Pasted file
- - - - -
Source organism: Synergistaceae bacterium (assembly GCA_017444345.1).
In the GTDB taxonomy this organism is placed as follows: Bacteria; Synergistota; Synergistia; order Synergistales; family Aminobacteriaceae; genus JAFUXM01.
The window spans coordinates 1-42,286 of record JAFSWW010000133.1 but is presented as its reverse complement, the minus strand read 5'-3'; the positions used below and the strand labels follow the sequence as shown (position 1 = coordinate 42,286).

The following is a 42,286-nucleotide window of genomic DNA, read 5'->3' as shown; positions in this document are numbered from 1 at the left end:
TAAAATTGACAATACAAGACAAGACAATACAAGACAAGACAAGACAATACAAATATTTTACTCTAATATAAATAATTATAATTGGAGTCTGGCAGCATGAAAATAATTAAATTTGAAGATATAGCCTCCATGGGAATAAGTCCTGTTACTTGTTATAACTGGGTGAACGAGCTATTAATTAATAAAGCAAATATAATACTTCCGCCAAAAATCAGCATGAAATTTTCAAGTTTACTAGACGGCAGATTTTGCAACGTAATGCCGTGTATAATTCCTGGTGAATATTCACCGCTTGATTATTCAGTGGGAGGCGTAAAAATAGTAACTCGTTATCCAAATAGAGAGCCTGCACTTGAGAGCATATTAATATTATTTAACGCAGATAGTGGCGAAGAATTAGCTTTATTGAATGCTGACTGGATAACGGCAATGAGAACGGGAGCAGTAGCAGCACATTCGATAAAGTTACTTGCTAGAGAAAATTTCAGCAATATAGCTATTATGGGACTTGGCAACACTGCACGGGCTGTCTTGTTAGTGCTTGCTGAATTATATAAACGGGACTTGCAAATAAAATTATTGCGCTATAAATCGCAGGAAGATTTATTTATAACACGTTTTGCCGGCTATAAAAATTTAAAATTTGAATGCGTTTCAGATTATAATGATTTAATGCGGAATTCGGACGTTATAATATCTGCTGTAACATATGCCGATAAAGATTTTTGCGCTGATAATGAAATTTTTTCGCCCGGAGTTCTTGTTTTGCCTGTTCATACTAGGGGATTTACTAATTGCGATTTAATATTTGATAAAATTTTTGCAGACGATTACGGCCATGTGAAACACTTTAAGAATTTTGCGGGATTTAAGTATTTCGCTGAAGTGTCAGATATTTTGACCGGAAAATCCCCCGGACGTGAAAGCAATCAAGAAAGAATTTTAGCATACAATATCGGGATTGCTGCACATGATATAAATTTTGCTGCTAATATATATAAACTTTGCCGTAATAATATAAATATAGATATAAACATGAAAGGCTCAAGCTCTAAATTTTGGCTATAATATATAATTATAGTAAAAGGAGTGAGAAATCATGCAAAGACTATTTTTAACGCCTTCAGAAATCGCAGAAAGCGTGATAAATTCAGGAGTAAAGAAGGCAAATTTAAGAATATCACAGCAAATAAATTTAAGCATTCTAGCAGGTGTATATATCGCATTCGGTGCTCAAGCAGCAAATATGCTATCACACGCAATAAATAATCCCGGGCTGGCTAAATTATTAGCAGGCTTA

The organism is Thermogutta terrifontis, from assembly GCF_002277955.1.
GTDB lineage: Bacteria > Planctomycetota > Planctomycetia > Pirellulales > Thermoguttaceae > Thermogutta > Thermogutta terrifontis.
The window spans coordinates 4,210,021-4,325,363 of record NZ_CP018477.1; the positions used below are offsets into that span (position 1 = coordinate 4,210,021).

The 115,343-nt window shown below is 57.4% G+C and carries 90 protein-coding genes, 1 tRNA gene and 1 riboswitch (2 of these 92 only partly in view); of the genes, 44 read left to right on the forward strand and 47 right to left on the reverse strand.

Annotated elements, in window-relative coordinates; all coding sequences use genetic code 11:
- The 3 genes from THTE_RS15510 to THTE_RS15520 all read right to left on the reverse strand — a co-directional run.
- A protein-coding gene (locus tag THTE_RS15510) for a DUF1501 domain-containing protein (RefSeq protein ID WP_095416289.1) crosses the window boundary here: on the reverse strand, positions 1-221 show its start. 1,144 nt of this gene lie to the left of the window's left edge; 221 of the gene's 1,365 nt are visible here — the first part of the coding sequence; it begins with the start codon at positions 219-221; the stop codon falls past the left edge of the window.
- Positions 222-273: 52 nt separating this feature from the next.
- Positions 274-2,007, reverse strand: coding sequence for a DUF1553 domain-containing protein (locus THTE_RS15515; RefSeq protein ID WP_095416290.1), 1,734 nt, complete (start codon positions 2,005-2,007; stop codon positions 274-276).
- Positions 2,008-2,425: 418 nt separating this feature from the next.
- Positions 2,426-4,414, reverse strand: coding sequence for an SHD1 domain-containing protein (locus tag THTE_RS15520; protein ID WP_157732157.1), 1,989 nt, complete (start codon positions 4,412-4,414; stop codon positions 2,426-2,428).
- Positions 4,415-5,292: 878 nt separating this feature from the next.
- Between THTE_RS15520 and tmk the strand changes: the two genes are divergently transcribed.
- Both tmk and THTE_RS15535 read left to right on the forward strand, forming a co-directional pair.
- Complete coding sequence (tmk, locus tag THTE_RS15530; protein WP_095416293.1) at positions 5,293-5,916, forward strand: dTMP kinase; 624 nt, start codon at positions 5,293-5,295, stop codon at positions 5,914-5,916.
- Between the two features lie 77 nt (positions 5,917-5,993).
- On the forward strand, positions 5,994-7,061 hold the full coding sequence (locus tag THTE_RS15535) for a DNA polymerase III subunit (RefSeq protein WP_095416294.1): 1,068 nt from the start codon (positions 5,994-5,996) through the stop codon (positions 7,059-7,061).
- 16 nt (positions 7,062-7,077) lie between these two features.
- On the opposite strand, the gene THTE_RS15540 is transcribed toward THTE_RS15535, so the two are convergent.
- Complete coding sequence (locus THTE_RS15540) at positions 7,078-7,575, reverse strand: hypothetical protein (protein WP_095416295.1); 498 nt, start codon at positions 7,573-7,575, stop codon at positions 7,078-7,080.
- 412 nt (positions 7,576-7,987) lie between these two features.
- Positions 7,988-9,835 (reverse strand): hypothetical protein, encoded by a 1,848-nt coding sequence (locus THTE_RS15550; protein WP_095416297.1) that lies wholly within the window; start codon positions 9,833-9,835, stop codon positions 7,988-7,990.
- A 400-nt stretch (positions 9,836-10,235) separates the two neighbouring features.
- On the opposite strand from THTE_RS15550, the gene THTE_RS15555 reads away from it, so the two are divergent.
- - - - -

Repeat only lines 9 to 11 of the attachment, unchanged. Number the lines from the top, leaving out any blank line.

The 115,343-nt window shown below is 57.4% G+C and carries 90 protein-coding genes, 1 tRNA gene and 1 riboswitch (2 of these 92 only partly in view); of the genes, 44 read left to right on the forward strand and 47 right to left on the reverse strand.

Annotated elements, in window-relative coordinates; all coding sequences use genetic code 11:
- The 3 genes from THTE_RS15510 to THTE_RS15520 all read right to left on the reverse strand — a co-directional run.